Prior to the attacks of September 11, 2001, Willie Brown, who was the incumbent mayor of San Francisco at the time, received a warning advising that Americans should be cautious about their air travel (San Francisco Chronicle 9/12/01). The warning, given to Brown eight hours before the onset of the 9/11 attacks, reportedly came from his “security people at the airport” as he tells it. On the morning of September 11th, Brown did not become aware of the tragic events until he turned on his television while awaiting a ride to the airport for his 8 a.m. flight to New York where he was to attend a state retirement board meeting (ibid). Around this time, District Attorney Terence Hallinan, called Mayor Brown to offer assistance. From this point, Brown cancelled his flight plans and headed to City Hall in order to conduct emergency management of San Francisco (ibid).
On February 12, 2008, Willie Brown spoke about his new book, “Basic Brown: My Life & Our Times” at the Free Library of Philadelphia. After speaking, Brown took questions from the audience and emphasized, “no subject was off-limits.” Little did Brown know, but he was about to be on the receiving end of some salient questions regarding his activities related to the events of 9/11/01. The Philly 9/11 Truth-squad unleashed a fury of questions pertaining to Brown’s early warning, backing up their claims with reports from mainstream media publications. Brown, while attempting to controvert the issue, contradicted previous statements he made to the San Francisco Chronicle in the September 12, 2001 article titled “Willie Brown got a low-key early warning about air travel.”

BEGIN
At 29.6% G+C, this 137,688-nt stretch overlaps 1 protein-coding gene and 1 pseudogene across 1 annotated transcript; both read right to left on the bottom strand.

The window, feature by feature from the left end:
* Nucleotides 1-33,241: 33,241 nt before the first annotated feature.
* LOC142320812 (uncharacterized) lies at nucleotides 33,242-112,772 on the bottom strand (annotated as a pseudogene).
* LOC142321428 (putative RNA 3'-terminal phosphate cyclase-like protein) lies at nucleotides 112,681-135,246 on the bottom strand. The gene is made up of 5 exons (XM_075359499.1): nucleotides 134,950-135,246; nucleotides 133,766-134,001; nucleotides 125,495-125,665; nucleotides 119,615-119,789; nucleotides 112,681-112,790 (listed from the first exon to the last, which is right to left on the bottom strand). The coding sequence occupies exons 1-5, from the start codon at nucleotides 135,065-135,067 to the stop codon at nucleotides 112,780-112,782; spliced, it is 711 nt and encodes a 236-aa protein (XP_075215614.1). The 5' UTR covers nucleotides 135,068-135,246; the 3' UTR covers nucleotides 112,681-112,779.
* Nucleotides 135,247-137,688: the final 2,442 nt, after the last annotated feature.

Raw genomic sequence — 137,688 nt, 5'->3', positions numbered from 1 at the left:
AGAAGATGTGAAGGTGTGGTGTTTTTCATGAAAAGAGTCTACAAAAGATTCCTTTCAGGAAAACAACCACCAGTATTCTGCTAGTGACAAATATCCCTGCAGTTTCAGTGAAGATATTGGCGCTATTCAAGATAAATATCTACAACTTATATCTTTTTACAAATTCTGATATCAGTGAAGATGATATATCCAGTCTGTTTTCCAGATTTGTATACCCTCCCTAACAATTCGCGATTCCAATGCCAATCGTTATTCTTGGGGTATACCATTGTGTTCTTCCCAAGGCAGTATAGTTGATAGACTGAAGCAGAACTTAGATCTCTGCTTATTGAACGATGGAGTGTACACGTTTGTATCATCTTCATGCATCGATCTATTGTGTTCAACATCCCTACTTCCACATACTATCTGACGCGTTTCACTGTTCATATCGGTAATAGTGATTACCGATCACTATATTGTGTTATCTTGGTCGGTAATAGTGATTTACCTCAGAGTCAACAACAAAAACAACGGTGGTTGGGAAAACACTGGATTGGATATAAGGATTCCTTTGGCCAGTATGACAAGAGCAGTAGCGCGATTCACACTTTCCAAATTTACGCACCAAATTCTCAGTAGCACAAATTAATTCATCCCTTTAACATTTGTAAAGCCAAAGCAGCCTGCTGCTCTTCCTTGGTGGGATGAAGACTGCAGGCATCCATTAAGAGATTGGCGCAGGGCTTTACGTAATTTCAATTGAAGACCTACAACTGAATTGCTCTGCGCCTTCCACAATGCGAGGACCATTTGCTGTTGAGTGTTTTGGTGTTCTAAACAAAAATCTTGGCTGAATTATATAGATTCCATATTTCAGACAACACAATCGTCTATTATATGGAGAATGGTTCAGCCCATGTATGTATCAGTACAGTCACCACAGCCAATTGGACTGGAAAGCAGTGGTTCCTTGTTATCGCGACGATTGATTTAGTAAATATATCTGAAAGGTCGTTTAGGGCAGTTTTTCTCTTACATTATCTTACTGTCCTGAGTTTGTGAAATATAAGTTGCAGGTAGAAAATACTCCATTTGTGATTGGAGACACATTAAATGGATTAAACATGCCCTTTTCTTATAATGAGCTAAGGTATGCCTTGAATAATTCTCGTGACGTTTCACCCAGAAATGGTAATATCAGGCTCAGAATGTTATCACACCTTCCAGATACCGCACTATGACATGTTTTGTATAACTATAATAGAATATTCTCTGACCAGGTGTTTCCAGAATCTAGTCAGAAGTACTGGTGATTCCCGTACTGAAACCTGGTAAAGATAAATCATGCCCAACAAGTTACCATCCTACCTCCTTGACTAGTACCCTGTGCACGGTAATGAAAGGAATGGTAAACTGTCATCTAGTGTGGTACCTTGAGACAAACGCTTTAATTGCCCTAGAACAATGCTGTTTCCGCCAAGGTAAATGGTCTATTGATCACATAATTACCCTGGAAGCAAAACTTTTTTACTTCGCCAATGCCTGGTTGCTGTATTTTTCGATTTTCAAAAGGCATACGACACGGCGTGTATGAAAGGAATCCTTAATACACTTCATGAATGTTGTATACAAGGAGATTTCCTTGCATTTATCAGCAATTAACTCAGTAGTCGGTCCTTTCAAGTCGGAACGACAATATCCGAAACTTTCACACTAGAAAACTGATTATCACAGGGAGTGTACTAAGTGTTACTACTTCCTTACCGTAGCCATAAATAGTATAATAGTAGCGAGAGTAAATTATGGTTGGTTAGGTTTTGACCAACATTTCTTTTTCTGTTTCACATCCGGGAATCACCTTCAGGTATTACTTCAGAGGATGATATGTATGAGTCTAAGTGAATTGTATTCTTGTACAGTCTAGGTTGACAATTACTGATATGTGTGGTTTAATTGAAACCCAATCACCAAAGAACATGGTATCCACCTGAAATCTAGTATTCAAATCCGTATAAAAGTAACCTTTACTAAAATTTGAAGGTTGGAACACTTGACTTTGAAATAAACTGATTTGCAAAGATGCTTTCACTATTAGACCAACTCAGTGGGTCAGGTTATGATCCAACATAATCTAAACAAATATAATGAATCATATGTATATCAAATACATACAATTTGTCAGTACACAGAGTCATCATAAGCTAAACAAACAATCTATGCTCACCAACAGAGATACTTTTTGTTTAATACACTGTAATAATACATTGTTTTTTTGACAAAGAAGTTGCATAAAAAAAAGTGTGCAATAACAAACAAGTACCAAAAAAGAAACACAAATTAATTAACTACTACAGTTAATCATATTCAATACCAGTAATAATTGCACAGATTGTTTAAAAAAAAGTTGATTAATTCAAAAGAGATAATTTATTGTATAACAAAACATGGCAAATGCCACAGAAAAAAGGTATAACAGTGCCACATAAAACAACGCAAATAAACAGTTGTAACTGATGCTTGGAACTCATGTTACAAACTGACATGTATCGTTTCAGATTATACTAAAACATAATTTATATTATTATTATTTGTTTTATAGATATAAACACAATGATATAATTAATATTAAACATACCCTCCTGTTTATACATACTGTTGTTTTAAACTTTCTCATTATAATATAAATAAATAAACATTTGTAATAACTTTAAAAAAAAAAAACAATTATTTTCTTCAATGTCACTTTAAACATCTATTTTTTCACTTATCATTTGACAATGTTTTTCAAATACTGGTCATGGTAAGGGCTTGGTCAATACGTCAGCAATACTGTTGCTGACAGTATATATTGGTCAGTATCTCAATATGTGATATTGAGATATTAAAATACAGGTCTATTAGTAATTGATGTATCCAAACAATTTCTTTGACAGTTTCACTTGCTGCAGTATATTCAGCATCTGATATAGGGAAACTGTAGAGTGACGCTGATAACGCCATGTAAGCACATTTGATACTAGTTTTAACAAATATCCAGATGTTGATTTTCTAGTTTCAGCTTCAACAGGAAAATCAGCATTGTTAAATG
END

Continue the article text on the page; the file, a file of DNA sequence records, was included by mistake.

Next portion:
As Brown narrated his experience of the morning of 9/11, he created a sequence of events contrary to existing accounts. Brown stated that he received a call from “one of his people” – noting the caller as a female by referring to the person as “her” – that alerted him to the events happening in New York City. This statement stands in stark contradiction to what Brown said to the San Francisco Chronicle because he reportedly did not receive any calls that morning until the District Attorney Terence Hallinan contacted him.
“You know, you’re the first call I’ve gotten on this,” Brown said to Hallinan, as they were signing off. – San Francisco Chronicle 9/12/2001
Furthermore Brown replied to questions about the 8-hour advance warning by stating that the aforementioned warning was “a reference to the standard report that comes out of Washington, everyday of our lives. There are always those kinds of notices floating around…period and they did that regularly” and told the questioner to “drop it!” Prima-facie this claim is false because Brown stated in 2001 that he received a call from his “security people at the airport” which regarded Americans being cautious about their air travel. Moreover, the call could not have been a general warning because the deputy director at the San Francisco International Airport details that there were no warnings made by the FAA in the days leading up to 9/11 in the following abstract:
Mike McCarron, assistant deputy director at SFO, said the Federal Aviation Administration “routinely” issues security notices about possible threats. He said two or three such notices have been received in the past couple of months, but none in recent days. – San Francisco Chronicle 9/12/2001
As we can see, Brown’s statements as reported by the San Francisco Chronicle on 9/12/2001 undoubtedly conflict the narrative he delivered on 2/12/07 in Philadelphia. Only one question remains, who warned Willie Brown?
Also see David Irving’s comments on the actual source of the warning.